In reading the history of nations, we find that, like individuals, they have their whims and their peculiarities; their seasons of excitement and recklessness, when they care not what they do. We find that whole communities suddenly fix their minds upon one object, and go mad in its pursuit; that millions of people become simultaneously impressed with one delusion and run with it, till their attention is caught by some new folly more captivating than the first. We see one nation suddenly seized, from its highest to its lowest members, with a fierce desire of military glory; another as suddenly becoming crazed upon a religious scruple, and neither of them recoverning its senses until it has shed rivers of blood and sowed a harvest of groans and tears, to be reaped by its posterity.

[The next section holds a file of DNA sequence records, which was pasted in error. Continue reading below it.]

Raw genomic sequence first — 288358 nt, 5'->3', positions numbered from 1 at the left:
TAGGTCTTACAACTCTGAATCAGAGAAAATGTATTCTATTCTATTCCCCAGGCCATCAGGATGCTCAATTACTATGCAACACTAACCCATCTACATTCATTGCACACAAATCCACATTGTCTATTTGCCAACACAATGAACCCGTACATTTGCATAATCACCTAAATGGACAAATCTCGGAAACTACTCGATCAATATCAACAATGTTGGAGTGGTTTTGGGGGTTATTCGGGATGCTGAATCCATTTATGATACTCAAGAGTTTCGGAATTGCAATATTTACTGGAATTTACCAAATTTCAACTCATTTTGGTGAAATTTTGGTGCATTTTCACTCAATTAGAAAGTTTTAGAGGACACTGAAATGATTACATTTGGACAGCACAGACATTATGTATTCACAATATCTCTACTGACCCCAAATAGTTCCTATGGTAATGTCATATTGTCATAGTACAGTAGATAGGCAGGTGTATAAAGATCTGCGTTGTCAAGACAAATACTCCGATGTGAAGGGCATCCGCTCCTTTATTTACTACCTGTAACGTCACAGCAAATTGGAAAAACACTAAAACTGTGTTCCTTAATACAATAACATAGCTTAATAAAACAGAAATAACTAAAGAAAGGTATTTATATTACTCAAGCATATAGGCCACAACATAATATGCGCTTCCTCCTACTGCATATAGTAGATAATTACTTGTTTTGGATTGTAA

Saturday, December 26, 2009
Still Crazy After All These Years
Charles Mackay accounted for the appeal of bad ideas and strange manias (which in our era include hopeychange, global warming, Islamism and its offshoot Zionhass) in his extraordinary--and extraordinarily prescient--1843 book, Extraordinary Popular Delusions and the Madness of Crowds: